● Diodorus of Sicily writes about the “sponsors” (αυθεντας) of daring plans and the “perpetrators” (αυθεντας) of a crime.
● Saint John Chrysostom, an early church father, uses the same word, authentia to speak about “sexual license” or perverse sexual practices.
● Clement, another early Patristic writer, links the word with women involved in sexual orgies.
If then the word in this context refers to sexual behaviour, it puts a quite different interpretation on the entire passage. For instance, if we translate the passage, “I forbid a woman to teach or discuss higher algebra with a man,” we would understand the prohibition to be directed against instruction in mathematics.
Suppose it read, “I forbid a woman to teach or talk Arabic with a man,” then we can infer that the injunction applies to the teaching of language. “I forbid a woman to teach or dangle a man from a high wire” presupposes that the instructor is a trapeze artist. “I forbid a woman to teach or engage in fertility practices with a man” would imply that the woman should not involve a man in the heretical kind of Christianity that taught licentious behaviour as one of its doctrines. Such a female heretic who indeed did “teach to fornicate” in the Church in Thyatira is mentioned in Revelation 2: 20 (see 2: 14; Numbers 25: 3; 31: 15 ff).
Too often we underestimate the seriousness of this problem for the New Testament church. A passage in II Peter expresses concern not only for those drawn into this error but also for the illegitimate children conceived as a consequence:
“But false prophets also arose among the people, just as there will be false teachers among you … They have eyes full of adultery, insatiable for sin. They entice unsteady souls. They have hearts trained in greed. Accursed children! They have left the straight road and gone astray, following the way of Balaam … They speak bombastic nonsense, and with licentious desires of the flesh they entice people who have just escaped from those who live in error” (see II Peter 2: 1, 14-15 f, 18).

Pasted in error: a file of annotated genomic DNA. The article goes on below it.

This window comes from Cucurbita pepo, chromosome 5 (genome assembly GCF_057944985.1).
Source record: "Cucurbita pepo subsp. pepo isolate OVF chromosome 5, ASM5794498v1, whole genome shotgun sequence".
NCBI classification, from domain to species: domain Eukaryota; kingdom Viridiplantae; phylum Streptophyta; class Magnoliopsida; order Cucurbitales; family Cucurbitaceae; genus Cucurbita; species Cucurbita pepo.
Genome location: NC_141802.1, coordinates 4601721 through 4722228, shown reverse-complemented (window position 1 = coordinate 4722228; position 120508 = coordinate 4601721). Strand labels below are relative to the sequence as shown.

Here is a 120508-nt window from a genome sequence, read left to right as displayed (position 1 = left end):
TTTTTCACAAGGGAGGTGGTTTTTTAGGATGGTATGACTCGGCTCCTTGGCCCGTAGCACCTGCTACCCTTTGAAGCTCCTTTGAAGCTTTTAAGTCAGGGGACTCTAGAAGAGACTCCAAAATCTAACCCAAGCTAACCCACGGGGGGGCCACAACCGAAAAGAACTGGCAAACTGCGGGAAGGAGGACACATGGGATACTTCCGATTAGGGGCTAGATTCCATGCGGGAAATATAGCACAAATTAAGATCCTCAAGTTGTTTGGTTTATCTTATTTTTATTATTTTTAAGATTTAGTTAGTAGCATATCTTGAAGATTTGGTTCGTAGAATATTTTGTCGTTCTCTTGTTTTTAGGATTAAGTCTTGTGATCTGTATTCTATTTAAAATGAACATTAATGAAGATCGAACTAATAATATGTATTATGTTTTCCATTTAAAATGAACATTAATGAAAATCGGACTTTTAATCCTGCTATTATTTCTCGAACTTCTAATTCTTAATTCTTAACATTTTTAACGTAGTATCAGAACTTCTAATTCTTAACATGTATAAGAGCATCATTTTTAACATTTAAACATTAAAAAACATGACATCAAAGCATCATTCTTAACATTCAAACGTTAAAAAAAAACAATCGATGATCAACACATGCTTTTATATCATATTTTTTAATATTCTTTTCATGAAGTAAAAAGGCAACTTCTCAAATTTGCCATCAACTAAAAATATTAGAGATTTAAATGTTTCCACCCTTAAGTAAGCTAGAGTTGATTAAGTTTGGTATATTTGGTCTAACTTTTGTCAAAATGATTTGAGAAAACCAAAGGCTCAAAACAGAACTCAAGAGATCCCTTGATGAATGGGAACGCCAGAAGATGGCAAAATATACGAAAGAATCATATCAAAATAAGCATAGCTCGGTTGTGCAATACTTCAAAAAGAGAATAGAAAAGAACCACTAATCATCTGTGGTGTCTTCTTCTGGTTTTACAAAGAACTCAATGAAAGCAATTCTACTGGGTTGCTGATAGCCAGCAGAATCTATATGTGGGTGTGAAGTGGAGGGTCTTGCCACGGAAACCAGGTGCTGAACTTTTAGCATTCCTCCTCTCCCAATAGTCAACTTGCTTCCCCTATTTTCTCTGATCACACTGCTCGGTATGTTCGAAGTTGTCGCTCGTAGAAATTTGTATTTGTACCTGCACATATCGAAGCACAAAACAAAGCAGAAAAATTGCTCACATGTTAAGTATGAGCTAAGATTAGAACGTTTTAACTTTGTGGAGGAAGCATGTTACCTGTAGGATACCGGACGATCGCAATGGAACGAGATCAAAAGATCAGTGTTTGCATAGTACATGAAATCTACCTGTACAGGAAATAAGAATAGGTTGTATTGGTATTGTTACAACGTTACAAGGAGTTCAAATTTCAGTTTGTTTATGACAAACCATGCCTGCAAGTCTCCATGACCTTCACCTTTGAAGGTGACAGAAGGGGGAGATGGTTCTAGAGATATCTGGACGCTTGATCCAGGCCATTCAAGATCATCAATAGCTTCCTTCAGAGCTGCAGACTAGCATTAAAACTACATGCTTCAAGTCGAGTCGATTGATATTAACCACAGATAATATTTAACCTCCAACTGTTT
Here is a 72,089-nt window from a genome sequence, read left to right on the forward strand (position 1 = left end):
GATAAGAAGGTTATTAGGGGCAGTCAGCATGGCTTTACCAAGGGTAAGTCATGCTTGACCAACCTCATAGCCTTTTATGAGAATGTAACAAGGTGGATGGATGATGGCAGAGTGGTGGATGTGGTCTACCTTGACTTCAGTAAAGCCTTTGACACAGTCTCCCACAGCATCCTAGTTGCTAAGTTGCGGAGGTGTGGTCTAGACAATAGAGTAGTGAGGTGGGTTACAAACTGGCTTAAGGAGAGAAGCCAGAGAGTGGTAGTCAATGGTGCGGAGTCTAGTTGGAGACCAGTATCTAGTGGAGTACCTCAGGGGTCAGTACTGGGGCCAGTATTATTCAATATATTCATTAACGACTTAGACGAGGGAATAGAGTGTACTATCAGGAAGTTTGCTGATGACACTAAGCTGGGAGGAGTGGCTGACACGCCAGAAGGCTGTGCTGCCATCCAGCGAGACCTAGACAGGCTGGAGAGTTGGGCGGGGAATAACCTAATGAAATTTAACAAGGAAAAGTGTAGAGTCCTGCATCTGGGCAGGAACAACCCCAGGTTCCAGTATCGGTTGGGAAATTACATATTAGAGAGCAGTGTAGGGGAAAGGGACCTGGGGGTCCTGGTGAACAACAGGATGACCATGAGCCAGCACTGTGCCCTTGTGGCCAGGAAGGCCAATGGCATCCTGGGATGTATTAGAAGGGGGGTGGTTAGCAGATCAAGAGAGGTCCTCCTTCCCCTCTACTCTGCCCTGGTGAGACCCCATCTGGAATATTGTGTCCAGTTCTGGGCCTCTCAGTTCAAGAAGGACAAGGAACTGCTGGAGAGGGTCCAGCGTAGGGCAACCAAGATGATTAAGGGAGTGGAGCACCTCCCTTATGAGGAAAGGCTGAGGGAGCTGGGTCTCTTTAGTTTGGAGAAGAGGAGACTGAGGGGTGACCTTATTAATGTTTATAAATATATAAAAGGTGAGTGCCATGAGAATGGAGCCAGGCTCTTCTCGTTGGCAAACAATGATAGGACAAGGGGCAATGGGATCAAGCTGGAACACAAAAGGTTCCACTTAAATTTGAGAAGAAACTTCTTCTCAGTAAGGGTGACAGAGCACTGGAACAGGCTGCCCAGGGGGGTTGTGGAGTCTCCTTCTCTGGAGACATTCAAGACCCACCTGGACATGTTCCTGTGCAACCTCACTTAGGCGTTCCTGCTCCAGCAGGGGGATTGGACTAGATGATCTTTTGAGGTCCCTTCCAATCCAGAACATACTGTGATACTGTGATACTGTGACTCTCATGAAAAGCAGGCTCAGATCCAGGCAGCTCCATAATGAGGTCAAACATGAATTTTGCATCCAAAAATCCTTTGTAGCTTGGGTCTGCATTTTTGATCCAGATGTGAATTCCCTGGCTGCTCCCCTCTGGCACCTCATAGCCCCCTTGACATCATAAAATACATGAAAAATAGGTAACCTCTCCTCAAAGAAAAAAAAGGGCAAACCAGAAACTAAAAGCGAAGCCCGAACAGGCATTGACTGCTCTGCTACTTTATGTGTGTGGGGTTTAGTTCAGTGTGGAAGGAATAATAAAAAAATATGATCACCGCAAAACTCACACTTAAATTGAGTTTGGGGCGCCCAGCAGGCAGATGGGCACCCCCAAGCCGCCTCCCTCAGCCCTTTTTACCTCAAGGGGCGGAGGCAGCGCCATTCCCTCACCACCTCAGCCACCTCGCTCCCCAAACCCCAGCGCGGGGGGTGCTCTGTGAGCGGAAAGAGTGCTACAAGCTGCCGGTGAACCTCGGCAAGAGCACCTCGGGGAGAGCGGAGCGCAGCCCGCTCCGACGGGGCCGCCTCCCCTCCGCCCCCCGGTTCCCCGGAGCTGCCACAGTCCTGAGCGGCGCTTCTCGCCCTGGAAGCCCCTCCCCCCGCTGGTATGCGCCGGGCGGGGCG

Using the Thesaurus Linguae Graecae (TLG) computer database, which contains virtually all 3,000 Greek authors from Homer to AD 600, Leland Edward Wilshire of Biola University carried out an exhaustive study that shows that αὐθεντεῖν and its cognates occurs about 330 times and over a large number of centuries, and it almost exclusively means “a perpetrator of a violent act, either murder or suicide.” (see LE Wilshire, ‘The TLG Computer and Further Reference to ‘authenteo’ in I
Timothy 2:12,’ New Testament Studies (Cambridge: Cambridge University Press), 34 (1988), pp 120-134.)
There is no evidence from the first century that αὐθεντεῖν means ordinary or legitimate authority. Nothing exists until the late third and fourth centuries to suggest other meanings, and even then, the verse in question still translates αὐθεντεῖν as “dominating men” or “domineer over men.”
Saint Paul is not allowing a woman to teach others to dominate men, to teach the domination of men, nor to dominate a man themselves, but to be peaceable ἡσυχίας (hesuchías). This verse has nothing to do at all with mature, trained Christian women exercising their spiritual gifts and serving the body through teaching, preaching, or leading. These were women led astray by false teaching, and Saint Paul is correcting them in these verses. They must start at the beginning with full submission to the Gospel and sound teaching.
He ties in the creation story to draw a correlation between Eve being deceived by the voice of false teaching and these women. It is a reminder to the Church of the devastating effects of false teaching and deception.
You may ask why, if Saint Paul is forbidding dominating others as opposed to holding mere authority, and it is wrong for all believers to dominate each other, why he only address this to women. But in this letter, Saint Paul is correcting the ones who exhibit specific behaviours. Consider how Saint Paul only tells the men to lift up holy hands in prayer without anger or disputing. Because he only directs the men in that verse, it does that mean that women should not lift up holy hands.
Nor does it mean women are free to be angry and constantly disputing in or out of church. But the men are the ones exhibiting this behaviour, so Saint Paul only addresses them, even though it is inappropriate for all believers to behave that way. Likewise, he only addresses the women about dominating and seizing authority through false teachings, possibly sexual ones, because they were the ones doing it in this instance.